In this sense, there is real substance to this movie in terms of its grasp of facts and history. Every Southern deficiency is depicted here. The staggeringly affected manners, the pompous preposterousness, the asinine traditions but also the proportionately and wildly irrational inflation of people’s sense of themselves with regard to their actual merit and worth, let alone the source of their wealth, not the main focus and therefore largely unseen. The fact of slave labor is, however, shown, even if it’s not dramatized, though it is more explicit than most films of the era. House, field and overseer are each crucial elements of Twelve Oaks and Tara, the plantations where Gone With the Wind takes place.
What’s good in the South, too, is depicted. The stunning visuals, the land, manners, socializing and courtship and the gentle way of life. Pretty and feisty Scarlett, who’s earned a reputation for being bolder than her peers, holds court and gets talked about by other females and looked upon by men. The outbreak of civil war occurs within her context.
The plot revolves around Scarlett O’Hara; there is a sense in which her pettiness will be tested by war — and what’s impure about Scarlett is fundamentally what will be Gone With the Wind.
The early evidence is Scarlett standing at the window, looking down upon newlyweds Melanie and Ashley. Here’s the heroine on the inside looking out. Yet think about the meaning of her dilemma; she’s really trapped within the Old South, as the opening titles refer to this archaic slave society. In this sense, Scarlett dramatizes how the South’s ways impair the powerful, too. Her only real saviors, friends and comrades, as far as Scarlett knows, are slaves and an angry Irishman. Everyone else is happily, some even stupidly, off to war. In a flash, again like the title, they are gone. Scarlett is left behind — abandoned, lonely and alone.
What comes next builds character, with an outbreak of measles, a move to Atlanta and the entre of the ridiculous Aunt Pittypat, as cartoonish a figure as in the novel. Scarlett’s Mammy (Hattie McDaniel in one of the screen’s greatest performances), knowing all along what exploits the ambitious young missy has in mind, represents the best of Scarlett’s youthful vigor; Mammy fosters, shapes and marks her charge’s growth. Amid a dance, a bid and donation of a ring, Scarlett learns from her new companion, Melanie, wife of the man she thinks she loves.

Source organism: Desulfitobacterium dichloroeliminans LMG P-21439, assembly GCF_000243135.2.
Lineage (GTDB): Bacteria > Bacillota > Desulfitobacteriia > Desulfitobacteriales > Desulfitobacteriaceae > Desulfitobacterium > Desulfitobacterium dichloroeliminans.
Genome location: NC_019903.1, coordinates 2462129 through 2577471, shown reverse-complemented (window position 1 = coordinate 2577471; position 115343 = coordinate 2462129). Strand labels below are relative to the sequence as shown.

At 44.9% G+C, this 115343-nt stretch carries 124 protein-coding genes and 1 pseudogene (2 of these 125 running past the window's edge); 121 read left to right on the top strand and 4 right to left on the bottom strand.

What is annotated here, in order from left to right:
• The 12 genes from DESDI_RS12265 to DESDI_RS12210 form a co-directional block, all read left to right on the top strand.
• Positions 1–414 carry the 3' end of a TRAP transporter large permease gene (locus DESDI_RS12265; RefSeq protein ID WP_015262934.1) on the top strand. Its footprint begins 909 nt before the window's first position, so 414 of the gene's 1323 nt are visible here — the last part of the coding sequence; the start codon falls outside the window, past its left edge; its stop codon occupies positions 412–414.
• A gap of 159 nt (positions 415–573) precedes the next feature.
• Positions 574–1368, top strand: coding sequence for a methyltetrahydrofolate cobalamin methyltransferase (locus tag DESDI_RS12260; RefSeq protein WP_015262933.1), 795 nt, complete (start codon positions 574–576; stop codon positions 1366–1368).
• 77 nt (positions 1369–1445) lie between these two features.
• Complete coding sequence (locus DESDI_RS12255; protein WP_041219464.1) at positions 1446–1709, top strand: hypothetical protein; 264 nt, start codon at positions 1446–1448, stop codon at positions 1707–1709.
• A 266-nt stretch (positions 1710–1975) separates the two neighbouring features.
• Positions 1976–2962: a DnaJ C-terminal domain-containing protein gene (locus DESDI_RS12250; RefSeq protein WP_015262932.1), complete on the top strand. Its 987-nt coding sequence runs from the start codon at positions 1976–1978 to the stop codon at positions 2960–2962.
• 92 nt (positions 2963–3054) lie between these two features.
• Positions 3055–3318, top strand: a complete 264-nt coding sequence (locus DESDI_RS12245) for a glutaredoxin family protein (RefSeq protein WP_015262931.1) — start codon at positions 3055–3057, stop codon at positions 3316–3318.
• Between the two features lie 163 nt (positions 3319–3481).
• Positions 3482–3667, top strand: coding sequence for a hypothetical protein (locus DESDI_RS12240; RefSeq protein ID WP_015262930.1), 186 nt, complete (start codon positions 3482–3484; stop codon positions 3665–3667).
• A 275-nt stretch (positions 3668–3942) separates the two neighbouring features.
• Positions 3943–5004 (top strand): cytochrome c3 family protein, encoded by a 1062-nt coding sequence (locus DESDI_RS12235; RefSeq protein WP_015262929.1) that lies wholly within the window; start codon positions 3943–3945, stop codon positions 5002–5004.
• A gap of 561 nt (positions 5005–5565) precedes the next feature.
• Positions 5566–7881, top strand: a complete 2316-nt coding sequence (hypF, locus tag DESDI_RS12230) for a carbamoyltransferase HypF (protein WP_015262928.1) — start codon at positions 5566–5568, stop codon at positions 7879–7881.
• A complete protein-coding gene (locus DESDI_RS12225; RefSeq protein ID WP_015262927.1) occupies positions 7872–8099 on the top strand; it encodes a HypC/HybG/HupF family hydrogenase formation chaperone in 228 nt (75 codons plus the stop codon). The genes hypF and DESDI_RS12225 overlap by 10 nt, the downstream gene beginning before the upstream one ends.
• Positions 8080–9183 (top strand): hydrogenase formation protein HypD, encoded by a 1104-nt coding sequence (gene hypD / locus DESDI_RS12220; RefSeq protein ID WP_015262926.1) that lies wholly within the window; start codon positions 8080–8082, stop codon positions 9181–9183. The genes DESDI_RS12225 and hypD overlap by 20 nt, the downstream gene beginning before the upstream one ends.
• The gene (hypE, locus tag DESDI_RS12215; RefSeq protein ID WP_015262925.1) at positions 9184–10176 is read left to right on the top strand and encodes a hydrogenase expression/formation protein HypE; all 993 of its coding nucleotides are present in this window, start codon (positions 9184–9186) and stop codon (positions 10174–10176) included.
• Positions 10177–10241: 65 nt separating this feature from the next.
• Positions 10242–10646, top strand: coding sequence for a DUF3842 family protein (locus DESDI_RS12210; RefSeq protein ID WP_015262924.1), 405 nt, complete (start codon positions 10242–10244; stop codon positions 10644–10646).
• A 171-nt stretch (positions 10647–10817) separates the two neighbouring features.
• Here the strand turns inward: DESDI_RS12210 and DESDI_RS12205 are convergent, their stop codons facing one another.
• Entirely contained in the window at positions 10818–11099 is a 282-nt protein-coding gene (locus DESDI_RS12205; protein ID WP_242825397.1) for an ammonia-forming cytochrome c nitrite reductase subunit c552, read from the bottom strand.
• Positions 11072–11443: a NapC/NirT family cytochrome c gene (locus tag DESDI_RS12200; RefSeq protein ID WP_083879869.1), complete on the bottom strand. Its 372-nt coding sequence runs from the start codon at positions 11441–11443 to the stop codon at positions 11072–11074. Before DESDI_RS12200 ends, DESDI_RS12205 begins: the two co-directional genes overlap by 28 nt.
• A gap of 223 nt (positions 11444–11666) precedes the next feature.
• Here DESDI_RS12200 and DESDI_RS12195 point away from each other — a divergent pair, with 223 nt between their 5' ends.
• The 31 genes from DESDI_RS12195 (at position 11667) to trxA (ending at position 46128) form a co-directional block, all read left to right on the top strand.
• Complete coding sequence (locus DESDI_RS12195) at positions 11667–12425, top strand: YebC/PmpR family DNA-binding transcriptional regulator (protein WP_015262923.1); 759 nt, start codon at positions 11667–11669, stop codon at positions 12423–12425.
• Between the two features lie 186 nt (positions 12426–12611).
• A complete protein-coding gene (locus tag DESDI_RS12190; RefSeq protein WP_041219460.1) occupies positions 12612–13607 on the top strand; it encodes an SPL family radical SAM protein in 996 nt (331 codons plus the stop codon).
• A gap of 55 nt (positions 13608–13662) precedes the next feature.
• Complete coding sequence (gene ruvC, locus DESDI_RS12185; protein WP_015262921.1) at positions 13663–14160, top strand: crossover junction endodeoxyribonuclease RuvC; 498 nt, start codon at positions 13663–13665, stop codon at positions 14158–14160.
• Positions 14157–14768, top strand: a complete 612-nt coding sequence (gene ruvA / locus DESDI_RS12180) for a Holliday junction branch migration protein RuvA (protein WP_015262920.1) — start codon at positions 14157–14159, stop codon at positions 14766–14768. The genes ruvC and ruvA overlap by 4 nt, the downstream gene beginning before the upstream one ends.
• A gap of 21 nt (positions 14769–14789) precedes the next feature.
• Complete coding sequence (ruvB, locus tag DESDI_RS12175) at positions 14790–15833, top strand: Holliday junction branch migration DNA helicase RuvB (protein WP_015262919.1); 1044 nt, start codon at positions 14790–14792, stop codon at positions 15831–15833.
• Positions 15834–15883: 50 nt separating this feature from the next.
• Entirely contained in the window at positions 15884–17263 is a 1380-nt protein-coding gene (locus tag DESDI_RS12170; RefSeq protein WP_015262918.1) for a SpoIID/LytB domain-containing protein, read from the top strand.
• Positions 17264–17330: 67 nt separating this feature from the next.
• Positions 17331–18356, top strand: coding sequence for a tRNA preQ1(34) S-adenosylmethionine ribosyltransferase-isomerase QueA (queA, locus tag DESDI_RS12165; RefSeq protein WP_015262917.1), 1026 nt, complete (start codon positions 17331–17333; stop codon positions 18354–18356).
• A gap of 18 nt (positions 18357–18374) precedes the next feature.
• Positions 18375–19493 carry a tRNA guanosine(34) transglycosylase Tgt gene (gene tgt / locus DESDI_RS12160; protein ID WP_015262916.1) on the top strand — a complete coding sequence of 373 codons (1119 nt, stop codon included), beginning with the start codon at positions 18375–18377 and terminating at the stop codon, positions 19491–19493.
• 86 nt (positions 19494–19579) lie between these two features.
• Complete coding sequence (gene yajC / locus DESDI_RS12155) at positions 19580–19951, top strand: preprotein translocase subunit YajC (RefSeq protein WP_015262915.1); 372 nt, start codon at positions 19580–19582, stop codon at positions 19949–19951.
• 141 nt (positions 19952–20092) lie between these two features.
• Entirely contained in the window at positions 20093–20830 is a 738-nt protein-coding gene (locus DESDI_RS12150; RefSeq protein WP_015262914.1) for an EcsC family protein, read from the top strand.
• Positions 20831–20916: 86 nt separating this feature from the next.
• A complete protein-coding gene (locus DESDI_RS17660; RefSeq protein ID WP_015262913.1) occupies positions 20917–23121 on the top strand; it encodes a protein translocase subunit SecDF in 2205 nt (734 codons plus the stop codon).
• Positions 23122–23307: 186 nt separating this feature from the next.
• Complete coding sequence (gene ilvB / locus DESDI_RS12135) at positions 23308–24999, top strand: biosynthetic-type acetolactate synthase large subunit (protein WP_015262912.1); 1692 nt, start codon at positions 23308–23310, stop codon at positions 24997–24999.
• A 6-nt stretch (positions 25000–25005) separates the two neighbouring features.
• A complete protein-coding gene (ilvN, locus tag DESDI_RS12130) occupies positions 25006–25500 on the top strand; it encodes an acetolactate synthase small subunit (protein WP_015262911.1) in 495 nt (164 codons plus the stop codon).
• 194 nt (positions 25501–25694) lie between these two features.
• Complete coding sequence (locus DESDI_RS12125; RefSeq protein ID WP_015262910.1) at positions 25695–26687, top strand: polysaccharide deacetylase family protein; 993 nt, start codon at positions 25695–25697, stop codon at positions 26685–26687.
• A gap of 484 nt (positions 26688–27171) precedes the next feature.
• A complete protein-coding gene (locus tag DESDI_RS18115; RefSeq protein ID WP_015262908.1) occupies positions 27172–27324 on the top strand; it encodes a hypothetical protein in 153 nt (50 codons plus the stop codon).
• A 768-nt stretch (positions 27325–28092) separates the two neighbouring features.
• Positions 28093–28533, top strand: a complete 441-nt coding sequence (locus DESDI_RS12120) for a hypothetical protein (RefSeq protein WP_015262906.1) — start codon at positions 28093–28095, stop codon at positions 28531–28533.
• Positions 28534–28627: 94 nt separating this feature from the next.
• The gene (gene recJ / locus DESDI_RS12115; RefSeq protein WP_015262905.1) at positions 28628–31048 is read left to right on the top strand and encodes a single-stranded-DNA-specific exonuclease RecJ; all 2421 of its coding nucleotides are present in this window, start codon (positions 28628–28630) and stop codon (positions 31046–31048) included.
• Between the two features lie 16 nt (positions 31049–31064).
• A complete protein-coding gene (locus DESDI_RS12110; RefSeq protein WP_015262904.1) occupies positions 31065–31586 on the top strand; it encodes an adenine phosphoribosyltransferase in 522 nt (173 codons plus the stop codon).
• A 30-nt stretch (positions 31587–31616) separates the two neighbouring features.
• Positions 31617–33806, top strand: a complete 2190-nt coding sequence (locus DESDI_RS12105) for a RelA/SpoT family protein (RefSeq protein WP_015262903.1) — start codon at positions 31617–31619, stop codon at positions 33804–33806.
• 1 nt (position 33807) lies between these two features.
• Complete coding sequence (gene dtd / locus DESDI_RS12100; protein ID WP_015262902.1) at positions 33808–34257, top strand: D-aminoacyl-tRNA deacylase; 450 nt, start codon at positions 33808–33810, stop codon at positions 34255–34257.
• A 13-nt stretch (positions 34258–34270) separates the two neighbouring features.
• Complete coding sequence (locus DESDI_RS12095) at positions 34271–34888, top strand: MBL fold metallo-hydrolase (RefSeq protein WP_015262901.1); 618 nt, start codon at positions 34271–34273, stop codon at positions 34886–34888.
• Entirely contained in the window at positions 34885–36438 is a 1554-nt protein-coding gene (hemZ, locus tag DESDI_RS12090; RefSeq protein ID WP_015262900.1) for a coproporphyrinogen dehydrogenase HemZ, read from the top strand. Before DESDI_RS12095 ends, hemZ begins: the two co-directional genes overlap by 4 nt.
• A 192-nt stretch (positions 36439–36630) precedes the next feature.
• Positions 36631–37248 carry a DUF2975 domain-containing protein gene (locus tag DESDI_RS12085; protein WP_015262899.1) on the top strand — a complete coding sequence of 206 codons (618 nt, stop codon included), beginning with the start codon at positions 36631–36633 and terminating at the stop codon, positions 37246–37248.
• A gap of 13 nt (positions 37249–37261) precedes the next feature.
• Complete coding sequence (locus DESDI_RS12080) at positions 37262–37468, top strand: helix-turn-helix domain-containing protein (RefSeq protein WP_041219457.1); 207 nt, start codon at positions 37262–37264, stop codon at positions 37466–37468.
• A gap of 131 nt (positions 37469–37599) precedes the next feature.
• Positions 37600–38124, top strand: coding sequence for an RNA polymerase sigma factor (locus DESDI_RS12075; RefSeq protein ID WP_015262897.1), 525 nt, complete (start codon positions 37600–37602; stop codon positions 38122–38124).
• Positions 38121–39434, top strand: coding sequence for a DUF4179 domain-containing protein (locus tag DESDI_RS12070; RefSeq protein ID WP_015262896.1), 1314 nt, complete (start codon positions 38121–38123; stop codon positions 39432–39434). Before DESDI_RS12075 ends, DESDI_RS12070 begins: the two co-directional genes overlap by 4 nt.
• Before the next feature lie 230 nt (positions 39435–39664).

Here are women in service at war. This, too, is to the film’s credit. Gone With the Wind remains one of the most intelligent, insightful portrayals of women at war ever made, better and more knowing than the hordes of depictions of today’s mindless women on screen who rarely if ever think about anything having to do with serious issues, let alone war or the men sent to fight them.
With intermittent titles, David O. Selznick’s Gone With the Wind, famously directed by Victor Fleming (The Wizard of Oz), with others also filling in, shifts from breeze to gust with news from Gettysburg. Then, come the war-torn faces of those in Atlanta cast down in bonnets amid news of mass death. Fleming lingers on a list of those killed in action. It is words, not pictures, that tell the horrid tale. The camera scrolls down, down, down and down on the same three words.
Cue the theme song “Dixie” as a reprise to the earlier tune’s sense of false jubilation and enter a man of reason, Doctor Meade (Harry Davenport), whose role in the picture is a crucial representation of what will become Scarlett’s education. In a shift to black-and-white color schemes from the rest of the film’s vibrant colors, Gone With the Wind goes from sad and mournful “Dixie” to a musically infused projection of a funeral procession in which Johnny comes marching home.